Karma and God: Convergent and divergent mental representations of supernatural norm enforcement
Cindel White & Ara Norenzayan
Psychology of Religion and Spirituality, forthcoming
Few studies have directly examined mental representations of supernaturally monitored morality, as they are reflected in world religions as conceptions of karma and God. In seven samples (total N = 3,861), we use an open-ended free-list task to investigate participants’ mental representations of God and karma, among culturally diverse samples from the USA and India, including Hindu, Buddhist, Christian, and nonreligious participants. Key results showed that (a) there is substantial consensus among believers that actions relevant to interpersonal cooperation (e.g., generosity, harm, fairness, and honesty) are highly relevant to both karma and God beliefs; however, (b) God is prototypically represented as a personified, social agent, who believers have a devotional relationship with, whereas karma is more commonly conceived of as a nonagentic causal process, through which moral actions generate commensurate good and bad consequences; (c) God — but not karma — is expected to reward and punish acts of religious devotion, in addition to the harm and fairness norms that characterize interpersonal prosociality; and (d) karma — more than God — is expected to reward generosity and punish greed. These findings show how culturally constructed religious beliefs shape expectations about the consequences of moral behavior. A greater understanding of the mental representations of karma and God contribute to cultural evolutionary theories of supernatural norm enforcement and its role in large-scale cooperation.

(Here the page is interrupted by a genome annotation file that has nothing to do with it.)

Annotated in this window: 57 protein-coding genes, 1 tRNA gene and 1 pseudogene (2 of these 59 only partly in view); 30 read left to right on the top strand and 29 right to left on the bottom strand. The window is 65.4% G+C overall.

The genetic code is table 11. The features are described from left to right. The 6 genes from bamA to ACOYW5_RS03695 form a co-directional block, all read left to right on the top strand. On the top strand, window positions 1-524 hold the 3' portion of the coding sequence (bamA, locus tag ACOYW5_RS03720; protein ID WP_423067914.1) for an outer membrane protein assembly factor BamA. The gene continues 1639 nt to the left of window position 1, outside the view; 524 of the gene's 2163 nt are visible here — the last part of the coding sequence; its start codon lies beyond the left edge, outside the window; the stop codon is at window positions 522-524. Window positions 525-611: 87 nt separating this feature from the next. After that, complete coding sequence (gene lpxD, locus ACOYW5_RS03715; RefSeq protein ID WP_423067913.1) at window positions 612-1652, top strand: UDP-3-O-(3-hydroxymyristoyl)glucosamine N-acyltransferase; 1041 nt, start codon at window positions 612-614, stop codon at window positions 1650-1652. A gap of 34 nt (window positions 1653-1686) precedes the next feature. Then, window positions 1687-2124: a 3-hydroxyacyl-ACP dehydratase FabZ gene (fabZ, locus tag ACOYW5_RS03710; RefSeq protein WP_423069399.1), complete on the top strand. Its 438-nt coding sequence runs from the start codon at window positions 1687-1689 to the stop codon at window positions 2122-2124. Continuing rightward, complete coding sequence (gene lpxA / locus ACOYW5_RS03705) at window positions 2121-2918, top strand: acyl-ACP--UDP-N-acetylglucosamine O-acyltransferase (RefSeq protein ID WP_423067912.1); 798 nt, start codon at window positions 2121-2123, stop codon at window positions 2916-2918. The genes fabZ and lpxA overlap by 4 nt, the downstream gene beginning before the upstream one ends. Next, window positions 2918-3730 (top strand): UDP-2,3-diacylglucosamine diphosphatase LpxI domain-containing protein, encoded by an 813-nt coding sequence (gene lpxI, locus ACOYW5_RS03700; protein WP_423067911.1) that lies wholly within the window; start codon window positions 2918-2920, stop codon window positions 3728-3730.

Muslim undergraduate biology students’ evolution acceptance in the United States
Elizabeth Barnes et al.
PLoS ONE, August 2021